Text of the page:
The paper on the 10% increase of lithium-ion battery life as a result of operating in a vehicle-to-grid (see previous post) is an interesting read. I was initially fascinated by the validation of their battery degradation model, but the actual result came from the integration of that model in a smart grid algorithm. This algorithm was then used in a simulation of load balancing of a building by means of electric cars and resulted in the 10% increase of battery-life figure.
That number is therefor not obtained by measuring the battery degradation in reality, it is the outcome of a mathematical model. Personally, I don’t have a problem with models and this particular model seems to have potential (the battery degradation part is validated). Models are useful for sure, but that doesn’t mean they are necessarily right. It depends for example on the data that goes in the model and the assumptions that are made. It seems that this is where it went wrong in this simulation.
The data that was fed to the algorithm came among other things from an actual building (the International Digital Laboratory). This is the description of that building:
The International Digital Laboratory (IDL) is four story office building located on the University of Warwick campus near Coventry. The University is situated in the centre of England, adjacent to the city of Coventry and on the border with Warwickshire. The building compromises of a 100-seater auditorium, two electrical laboratories, a boardroom, 3 teaching laboratories, eight meeting rooms and houses approximately 360 researchers and administration staff.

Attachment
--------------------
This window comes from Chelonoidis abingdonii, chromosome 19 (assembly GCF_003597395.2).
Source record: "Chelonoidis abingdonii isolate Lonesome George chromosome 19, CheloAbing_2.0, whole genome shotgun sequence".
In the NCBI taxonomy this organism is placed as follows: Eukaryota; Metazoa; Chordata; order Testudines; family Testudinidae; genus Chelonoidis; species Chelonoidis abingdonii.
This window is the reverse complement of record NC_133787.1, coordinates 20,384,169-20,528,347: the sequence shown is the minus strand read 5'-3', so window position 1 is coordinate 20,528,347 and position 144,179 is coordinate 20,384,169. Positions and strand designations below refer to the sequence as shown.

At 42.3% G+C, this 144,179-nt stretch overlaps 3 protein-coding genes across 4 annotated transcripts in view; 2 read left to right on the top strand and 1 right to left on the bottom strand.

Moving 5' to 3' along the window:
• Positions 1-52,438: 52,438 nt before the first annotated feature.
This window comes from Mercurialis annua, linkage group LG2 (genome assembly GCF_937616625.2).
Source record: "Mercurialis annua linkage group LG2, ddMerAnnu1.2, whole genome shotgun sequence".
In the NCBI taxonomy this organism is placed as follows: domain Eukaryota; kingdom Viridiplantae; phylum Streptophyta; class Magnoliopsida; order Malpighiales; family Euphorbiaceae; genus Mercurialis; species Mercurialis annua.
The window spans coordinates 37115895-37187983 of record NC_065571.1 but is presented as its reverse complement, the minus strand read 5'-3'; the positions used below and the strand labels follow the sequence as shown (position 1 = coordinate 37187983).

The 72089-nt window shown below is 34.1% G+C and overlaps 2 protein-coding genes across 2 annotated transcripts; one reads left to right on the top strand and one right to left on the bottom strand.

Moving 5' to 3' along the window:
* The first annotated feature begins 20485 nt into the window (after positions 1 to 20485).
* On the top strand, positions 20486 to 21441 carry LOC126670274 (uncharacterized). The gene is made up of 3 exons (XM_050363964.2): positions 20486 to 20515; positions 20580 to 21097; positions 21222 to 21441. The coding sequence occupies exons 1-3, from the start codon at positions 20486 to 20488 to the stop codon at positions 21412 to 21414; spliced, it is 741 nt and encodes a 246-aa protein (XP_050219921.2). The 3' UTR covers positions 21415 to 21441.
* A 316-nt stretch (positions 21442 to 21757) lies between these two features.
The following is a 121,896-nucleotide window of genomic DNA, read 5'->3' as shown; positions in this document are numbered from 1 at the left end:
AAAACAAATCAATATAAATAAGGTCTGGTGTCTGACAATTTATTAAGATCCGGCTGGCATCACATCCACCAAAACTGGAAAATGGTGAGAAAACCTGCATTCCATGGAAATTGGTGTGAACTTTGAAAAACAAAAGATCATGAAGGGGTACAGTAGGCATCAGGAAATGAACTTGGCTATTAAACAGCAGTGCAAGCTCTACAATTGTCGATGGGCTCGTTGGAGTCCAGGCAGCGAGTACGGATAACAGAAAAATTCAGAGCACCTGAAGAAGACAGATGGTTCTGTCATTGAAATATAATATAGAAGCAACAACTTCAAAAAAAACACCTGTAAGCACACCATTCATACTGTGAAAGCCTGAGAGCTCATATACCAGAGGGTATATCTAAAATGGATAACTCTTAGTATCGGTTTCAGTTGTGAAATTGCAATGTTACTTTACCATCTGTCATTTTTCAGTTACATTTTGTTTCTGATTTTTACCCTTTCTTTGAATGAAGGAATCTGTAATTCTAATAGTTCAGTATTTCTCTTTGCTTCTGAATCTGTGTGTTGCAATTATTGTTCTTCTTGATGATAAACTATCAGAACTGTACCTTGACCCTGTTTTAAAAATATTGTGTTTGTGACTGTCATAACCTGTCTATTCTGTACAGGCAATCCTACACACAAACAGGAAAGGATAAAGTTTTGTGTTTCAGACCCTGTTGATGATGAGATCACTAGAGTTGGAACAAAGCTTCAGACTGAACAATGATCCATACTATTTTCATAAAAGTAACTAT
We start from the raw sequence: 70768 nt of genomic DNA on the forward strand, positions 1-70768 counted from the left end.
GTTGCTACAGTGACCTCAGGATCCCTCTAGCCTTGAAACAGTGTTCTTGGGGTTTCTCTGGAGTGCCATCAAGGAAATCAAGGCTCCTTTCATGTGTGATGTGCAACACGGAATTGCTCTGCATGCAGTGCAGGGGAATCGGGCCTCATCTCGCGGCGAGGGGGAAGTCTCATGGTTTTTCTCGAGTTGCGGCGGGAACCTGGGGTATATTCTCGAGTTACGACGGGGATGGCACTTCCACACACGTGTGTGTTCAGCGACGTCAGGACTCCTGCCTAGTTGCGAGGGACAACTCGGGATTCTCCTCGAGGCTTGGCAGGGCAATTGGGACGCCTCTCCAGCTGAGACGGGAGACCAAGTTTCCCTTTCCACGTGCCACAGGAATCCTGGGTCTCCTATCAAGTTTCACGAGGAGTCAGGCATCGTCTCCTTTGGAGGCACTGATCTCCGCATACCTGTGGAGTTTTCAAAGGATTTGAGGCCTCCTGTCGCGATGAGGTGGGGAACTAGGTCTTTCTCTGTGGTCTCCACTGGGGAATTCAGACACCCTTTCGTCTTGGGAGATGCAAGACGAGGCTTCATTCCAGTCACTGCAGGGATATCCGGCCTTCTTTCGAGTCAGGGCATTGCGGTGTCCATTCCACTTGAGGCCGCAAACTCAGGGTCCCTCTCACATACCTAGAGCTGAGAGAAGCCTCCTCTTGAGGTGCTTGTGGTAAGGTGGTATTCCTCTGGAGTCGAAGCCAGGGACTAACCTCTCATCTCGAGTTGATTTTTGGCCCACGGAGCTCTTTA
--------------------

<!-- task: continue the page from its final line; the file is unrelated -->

That is not a small building and it draws quite some electricity (my emphasis):
In the previous post, I wrote about a report calculating the expected electricity price in a vehicle-to-grid system and the assumptions that went into it. One of the difficulties that was detailed in the report was the aging of the battery used in a vehicle-to-grid system. In the meanwhile, I read this 2017 article from the Dutch sustainability website wattisduurzaam.nl contradicting this. The author of the article writes that it is contra-intuitive, but that research from the University of Warwick revealed that a vehicle-to-grid system can even extend the lifetime of lithium-ion batteries…
I could somehow understand “minimize”, but a vehicle-to-grid system that extends battery life is a very strong claim.
Although the article was written in a cheering mode, it also acknowledges that battery degradation is a problem in current vehicle-to-grid systems, but that this research achieved an extended battery life. Not just a tiny extension, a whopping 10 percent extension of battery life by operating in the vehicle-to-grid system.
My previous post was not completely finished when I learned that our new Flemish Minister of Energy was piggybacking on the resolved delivery problems of the Tesla 3. She wrote a post about the increase in electric car subsidy requests during the first three months of the year and framed it as a success story. It is best making hay when the sun is out.
While trying to find information on the subject of her post, I encountered a tweet in which she answered the question whether we would have enough electricity to supply for electric cars when we already now experience a substantial electricity shortage. I don’t understand the question very well (although our electricity supply is old and in disarray, we don’t have electricity shortages, yet), but her answer is intriguing (translated from Dutch):